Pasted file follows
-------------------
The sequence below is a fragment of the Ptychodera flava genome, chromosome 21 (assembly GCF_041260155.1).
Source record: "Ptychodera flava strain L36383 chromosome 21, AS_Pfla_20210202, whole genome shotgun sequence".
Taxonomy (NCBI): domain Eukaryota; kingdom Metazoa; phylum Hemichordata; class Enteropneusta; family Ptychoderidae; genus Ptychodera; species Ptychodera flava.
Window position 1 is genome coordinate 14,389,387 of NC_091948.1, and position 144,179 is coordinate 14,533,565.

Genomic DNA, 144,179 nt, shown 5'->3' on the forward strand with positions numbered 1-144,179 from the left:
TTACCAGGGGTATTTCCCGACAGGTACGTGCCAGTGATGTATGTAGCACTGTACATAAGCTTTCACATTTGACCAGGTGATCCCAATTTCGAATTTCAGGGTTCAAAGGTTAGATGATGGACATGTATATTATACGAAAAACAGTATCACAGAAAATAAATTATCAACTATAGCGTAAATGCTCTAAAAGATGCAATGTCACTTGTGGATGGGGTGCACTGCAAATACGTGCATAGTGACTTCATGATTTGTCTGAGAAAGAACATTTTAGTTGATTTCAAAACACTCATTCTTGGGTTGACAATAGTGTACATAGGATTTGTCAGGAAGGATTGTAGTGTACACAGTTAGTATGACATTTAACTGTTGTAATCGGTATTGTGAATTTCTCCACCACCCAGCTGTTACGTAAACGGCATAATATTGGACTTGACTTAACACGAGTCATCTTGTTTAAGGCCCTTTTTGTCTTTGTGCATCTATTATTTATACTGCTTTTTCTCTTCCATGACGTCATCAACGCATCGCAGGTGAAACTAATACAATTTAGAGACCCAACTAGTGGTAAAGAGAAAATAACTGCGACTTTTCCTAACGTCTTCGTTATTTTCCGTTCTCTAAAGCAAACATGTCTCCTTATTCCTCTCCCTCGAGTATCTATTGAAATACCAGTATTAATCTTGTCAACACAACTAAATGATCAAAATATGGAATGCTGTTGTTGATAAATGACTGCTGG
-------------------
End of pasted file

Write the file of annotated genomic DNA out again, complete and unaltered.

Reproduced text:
The sequence below is a fragment of the Ptychodera flava genome, chromosome 21 (assembly GCF_041260155.1).
Source record: "Ptychodera flava strain L36383 chromosome 21, AS_Pfla_20210202, whole genome shotgun sequence".
Taxonomy (NCBI): domain Eukaryota; kingdom Metazoa; phylum Hemichordata; class Enteropneusta; family Ptychoderidae; genus Ptychodera; species Ptychodera flava.
Window position 1 is genome coordinate 14,389,387 of NC_091948.1, and position 144,179 is coordinate 14,533,565.

Genomic DNA, 144,179 nt, shown 5'->3' on the forward strand with positions numbered 1-144,179 from the left:
TTACCAGGGGTATTTCCCGACAGGTACGTGCCAGTGATGTATGTAGCACTGTACATAAGCTTTCACATTTGACCAGGTGATCCCAATTTCGAATTTCAGGGTTCAAAGGTTAGATGATGGACATGTATATTATACGAAAAACAGTATCACAGAAAATAAATTATCAACTATAGCGTAAATGCTCTAAAAGATGCAATGTCACTTGTGGATGGGGTGCACTGCAAATACGTGCATAGTGACTTCATGATTTGTCTGAGAAAGAACATTTTAGTTGATTTCAAAACACTCATTCTTGGGTTGACAATAGTGTACATAGGATTTGTCAGGAAGGATTGTAGTGTACACAGTTAGTATGACATTTAACTGTTGTAATCGGTATTGTGAATTTCTCCACCACCCAGCTGTTACGTAAACGGCATAATATTGGACTTGACTTAACACGAGTCATCTTGTTTAAGGCCCTTTTTGTCTTTGTGCATCTATTATTTATACTGCTTTTTCTCTTCCATGACGTCATCAACGCATCGCAGGTGAAACTAATACAATTTAGAGACCCAACTAGTGGTAAAGAGAAAATAACTGCGACTTTTCCTAACGTCTTCGTTATTTTCCGTTCTCTAAAGCAAACATGTCTCCTTATTCCTCTCCCTCGAGTATCTATTGAAATACCAGTATTAATCTTGTCAACACAACTAAATGATCAAAATATGGAATGCTGTTGTTGATAAATGACTGCTGG